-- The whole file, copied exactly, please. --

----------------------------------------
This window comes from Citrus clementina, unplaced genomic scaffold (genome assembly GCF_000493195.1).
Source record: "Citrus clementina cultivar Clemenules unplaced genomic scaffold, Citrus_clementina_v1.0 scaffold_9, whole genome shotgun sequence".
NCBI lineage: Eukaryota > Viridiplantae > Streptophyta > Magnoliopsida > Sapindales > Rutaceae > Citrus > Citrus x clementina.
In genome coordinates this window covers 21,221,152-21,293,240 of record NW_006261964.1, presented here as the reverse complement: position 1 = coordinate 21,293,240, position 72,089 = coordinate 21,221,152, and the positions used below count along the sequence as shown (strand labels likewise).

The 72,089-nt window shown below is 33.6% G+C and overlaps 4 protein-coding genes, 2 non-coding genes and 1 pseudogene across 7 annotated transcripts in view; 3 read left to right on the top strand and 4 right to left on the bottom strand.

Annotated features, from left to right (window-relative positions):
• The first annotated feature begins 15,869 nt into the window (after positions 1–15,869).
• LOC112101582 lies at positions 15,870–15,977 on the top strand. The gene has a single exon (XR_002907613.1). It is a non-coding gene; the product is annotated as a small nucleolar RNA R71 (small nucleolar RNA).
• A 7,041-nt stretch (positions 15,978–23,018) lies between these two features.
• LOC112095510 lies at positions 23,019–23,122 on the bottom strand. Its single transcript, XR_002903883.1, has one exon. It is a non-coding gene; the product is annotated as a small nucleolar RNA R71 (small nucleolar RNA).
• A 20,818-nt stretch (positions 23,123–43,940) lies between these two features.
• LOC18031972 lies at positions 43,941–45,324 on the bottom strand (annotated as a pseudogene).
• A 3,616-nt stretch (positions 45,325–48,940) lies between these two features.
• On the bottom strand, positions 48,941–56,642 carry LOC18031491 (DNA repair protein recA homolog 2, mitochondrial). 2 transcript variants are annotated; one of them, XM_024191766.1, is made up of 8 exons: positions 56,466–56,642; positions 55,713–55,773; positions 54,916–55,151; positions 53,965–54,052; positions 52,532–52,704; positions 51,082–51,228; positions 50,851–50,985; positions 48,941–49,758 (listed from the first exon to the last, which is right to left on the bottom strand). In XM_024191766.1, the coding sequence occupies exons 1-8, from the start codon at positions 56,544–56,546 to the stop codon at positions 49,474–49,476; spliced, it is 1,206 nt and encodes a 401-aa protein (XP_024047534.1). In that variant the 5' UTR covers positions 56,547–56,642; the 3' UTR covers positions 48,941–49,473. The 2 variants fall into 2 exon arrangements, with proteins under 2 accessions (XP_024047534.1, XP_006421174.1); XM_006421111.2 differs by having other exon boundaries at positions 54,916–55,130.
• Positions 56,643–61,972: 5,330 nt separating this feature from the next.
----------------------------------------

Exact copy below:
This window comes from Citrus clementina, unplaced genomic scaffold (genome assembly GCF_000493195.1).
Source record: "Citrus clementina cultivar Clemenules unplaced genomic scaffold, Citrus_clementina_v1.0 scaffold_9, whole genome shotgun sequence".
NCBI lineage: Eukaryota > Viridiplantae > Streptophyta > Magnoliopsida > Sapindales > Rutaceae > Citrus > Citrus x clementina.
In genome coordinates this window covers 21,221,152-21,293,240 of record NW_006261964.1, presented here as the reverse complement: position 1 = coordinate 21,293,240, position 72,089 = coordinate 21,221,152, and the positions used below count along the sequence as shown (strand labels likewise).

The 72,089-nt window shown below is 33.6% G+C and overlaps 4 protein-coding genes, 2 non-coding genes and 1 pseudogene across 7 annotated transcripts in view; 3 read left to right on the top strand and 4 right to left on the bottom strand.

Annotated features, from left to right (window-relative positions):
• The first annotated feature begins 15,869 nt into the window (after positions 1–15,869).
• LOC112101582 lies at positions 15,870–15,977 on the top strand. The gene has a single exon (XR_002907613.1). It is a non-coding gene; the product is annotated as a small nucleolar RNA R71 (small nucleolar RNA).
• A 7,041-nt stretch (positions 15,978–23,018) lies between these two features.
• LOC112095510 lies at positions 23,019–23,122 on the bottom strand. Its single transcript, XR_002903883.1, has one exon. It is a non-coding gene; the product is annotated as a small nucleolar RNA R71 (small nucleolar RNA).
• A 20,818-nt stretch (positions 23,123–43,940) lies between these two features.
• LOC18031972 lies at positions 43,941–45,324 on the bottom strand (annotated as a pseudogene).
• A 3,616-nt stretch (positions 45,325–48,940) lies between these two features.
• On the bottom strand, positions 48,941–56,642 carry LOC18031491 (DNA repair protein recA homolog 2, mitochondrial). 2 transcript variants are annotated; one of them, XM_024191766.1, is made up of 8 exons: positions 56,466–56,642; positions 55,713–55,773; positions 54,916–55,151; positions 53,965–54,052; positions 52,532–52,704; positions 51,082–51,228; positions 50,851–50,985; positions 48,941–49,758 (listed from the first exon to the last, which is right to left on the bottom strand). In XM_024191766.1, the coding sequence occupies exons 1-8, from the start codon at positions 56,544–56,546 to the stop codon at positions 49,474–49,476; spliced, it is 1,206 nt and encodes a 401-aa protein (XP_024047534.1). In that variant the 5' UTR covers positions 56,547–56,642; the 3' UTR covers positions 48,941–49,473. The 2 variants fall into 2 exon arrangements, with proteins under 2 accessions (XP_024047534.1, XP_006421174.1); XM_006421111.2 differs by having other exon boundaries at positions 54,916–55,130.
• Positions 56,643–61,972: 5,330 nt separating this feature from the next.